Apple (again) reinvented the display with the introduction of the notch on iPhone X screens (soon on 3 more models, and likely, eventually, across the fleet). From a developer perspective, that innovation may not have been as popular. So much so, that Apple approved a "Notch Remover" app.
The introduction of the notch made it confusing for app developers to know exactly how to develop the app. There is what’s called a “safe area” to develop that does not include the notch and as a result, some apps do indeed decide to stay inside the “safe area”, creating a somewhat ugly layout:
Others expand outside the “safe area”, which comes with its own set of challenges:
Above is an example of how the notch will affect how the content and images render on the screen of the iPhone X.
To solve these problems, some are taking a hybrid approach (see YouTube above), where the movie is played inside the safe area but the ads aren’t, some clipping could happen.
Testing your app on the iPhoneX presents even more difficulties. When taking a screenshot or even a video from the device, it will result in a rectangular image. Observe the image above, note how the weather channel logo to the left is cut.
In contrast, the result of taking the video or screenshot from the device, show a perfectly rectangular shape above.
The examples above are the end result of working in the “safe area” and venturing outside of it. The iPhoneX notch is creating additional issues for developers, below are just a few pains that you might be experiencing if you try to develop the app without any additional help.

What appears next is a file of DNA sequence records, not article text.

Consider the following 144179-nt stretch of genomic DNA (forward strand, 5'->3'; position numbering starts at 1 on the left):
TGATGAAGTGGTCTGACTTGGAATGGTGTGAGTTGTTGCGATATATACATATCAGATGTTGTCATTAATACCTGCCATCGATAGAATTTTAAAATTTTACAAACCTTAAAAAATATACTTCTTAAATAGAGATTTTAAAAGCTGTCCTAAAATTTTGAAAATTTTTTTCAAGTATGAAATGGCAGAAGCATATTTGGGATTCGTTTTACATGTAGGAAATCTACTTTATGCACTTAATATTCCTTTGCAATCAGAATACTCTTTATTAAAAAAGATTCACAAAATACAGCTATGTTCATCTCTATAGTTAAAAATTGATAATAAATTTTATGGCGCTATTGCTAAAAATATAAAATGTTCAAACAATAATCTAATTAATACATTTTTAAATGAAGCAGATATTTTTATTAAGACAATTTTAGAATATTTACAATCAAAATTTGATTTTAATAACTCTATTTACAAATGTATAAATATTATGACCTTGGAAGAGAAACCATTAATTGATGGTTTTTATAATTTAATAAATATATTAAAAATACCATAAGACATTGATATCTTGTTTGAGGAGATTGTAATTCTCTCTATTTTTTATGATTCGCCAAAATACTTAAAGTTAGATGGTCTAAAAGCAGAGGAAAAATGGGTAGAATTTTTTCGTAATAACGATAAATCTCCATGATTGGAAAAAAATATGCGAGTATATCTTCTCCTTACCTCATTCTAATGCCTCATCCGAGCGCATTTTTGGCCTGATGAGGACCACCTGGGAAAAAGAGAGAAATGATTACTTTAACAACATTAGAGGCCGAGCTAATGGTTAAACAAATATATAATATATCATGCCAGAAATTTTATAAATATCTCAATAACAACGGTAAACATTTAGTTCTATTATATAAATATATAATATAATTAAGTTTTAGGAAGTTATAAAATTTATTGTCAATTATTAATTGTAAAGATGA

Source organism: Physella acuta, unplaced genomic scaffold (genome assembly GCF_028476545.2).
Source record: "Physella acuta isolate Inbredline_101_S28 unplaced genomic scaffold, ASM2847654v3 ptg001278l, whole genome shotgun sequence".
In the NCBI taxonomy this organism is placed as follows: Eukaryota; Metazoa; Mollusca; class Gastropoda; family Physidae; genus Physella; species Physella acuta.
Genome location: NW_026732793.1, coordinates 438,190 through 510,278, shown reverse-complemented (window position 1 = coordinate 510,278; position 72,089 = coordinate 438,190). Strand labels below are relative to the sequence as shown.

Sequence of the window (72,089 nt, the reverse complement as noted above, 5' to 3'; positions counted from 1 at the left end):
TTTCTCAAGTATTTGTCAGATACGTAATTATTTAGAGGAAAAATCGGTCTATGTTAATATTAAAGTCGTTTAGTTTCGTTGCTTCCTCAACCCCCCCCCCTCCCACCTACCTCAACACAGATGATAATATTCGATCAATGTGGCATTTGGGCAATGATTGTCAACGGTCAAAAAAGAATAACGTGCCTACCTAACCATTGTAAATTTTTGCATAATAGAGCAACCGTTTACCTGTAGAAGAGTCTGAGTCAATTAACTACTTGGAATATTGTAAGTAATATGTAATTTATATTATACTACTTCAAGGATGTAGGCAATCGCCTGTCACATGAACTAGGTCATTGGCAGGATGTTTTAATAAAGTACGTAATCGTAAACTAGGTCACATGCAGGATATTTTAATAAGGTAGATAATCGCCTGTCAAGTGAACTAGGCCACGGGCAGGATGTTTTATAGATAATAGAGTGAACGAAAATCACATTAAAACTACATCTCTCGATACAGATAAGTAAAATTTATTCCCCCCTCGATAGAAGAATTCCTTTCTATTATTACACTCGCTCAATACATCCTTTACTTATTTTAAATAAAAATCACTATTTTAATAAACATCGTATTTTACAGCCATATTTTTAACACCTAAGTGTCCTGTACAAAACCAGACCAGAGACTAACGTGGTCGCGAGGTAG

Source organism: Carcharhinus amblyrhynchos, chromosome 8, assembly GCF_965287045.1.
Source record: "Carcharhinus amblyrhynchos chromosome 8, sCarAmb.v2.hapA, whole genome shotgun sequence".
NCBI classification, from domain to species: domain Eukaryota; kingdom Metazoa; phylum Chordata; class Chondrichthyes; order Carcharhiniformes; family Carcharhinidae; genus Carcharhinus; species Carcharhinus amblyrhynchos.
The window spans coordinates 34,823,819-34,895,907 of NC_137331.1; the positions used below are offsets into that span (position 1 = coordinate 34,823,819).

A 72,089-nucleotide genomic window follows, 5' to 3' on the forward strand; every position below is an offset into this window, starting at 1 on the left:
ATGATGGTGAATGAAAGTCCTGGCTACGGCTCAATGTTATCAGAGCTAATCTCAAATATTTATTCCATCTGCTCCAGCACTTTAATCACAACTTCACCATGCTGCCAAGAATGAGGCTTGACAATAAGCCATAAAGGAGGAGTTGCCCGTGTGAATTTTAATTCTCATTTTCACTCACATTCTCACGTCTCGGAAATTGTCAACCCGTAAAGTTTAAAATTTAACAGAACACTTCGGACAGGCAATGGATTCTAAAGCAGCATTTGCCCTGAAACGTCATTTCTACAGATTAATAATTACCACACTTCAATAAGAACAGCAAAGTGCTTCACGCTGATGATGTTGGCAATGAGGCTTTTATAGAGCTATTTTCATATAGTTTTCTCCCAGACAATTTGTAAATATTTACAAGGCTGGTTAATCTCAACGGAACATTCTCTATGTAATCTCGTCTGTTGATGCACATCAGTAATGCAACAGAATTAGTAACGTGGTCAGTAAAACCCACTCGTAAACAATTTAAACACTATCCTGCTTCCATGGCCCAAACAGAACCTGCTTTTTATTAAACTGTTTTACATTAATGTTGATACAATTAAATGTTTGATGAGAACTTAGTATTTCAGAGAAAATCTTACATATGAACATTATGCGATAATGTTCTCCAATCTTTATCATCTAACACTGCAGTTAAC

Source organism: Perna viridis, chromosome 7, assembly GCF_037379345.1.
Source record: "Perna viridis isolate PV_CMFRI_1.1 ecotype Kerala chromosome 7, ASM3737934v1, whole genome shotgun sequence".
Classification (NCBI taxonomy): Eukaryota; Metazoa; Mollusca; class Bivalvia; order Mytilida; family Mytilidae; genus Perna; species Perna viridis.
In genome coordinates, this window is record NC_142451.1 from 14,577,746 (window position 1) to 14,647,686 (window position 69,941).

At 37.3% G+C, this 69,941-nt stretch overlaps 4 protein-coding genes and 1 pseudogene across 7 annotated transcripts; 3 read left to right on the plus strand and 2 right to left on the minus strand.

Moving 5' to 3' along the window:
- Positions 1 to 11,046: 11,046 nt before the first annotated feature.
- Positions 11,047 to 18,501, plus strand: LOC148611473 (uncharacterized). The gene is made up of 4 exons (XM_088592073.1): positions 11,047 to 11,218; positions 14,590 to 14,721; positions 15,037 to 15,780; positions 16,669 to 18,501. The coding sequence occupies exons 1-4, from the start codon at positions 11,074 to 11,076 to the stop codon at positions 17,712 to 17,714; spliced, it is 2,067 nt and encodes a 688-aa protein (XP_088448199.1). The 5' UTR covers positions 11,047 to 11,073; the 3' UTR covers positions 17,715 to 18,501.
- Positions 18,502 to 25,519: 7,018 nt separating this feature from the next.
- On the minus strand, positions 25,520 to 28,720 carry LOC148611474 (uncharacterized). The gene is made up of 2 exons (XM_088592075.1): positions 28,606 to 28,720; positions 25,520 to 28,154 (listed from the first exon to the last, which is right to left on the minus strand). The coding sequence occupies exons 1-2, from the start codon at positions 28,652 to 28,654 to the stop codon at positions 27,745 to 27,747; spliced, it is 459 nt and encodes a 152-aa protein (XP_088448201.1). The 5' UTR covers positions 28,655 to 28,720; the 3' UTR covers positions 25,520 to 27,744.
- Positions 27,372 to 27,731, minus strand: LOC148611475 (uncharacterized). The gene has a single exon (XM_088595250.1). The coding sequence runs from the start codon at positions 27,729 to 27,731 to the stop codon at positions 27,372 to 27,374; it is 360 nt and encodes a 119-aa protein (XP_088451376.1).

- Time – Obviously time is of the utmost importance when delivering a mobile website or app. If you cannot see the real-time website or app in your testing, you will find issues late, which will require you to redo the code you wrote, possibly undo code that’s built on top of it, and fix it all. You having to go back and forth is frustrating and will take you away from creating new code.
- Cost – “Time is money” as they say and if it’s taking valuable time away from developers and testers than it most certainly is costing you more money.
- UX – As a developer, you are responsible for rendering, but what if you have no idea there is a problem until it’s too late? Unhappy users and poor reviews…not fun!
So the question becomes how can a developer prevent this problem and validate what users will really see and adjust accordingly?
You might need help! Perfecto now offers a true rendered view from iPhone X. It shows accurately what will be shown to end users and developers can validate the rendered image. Whether in interactive or automated testing, the true rendered content is available to the developer/tester.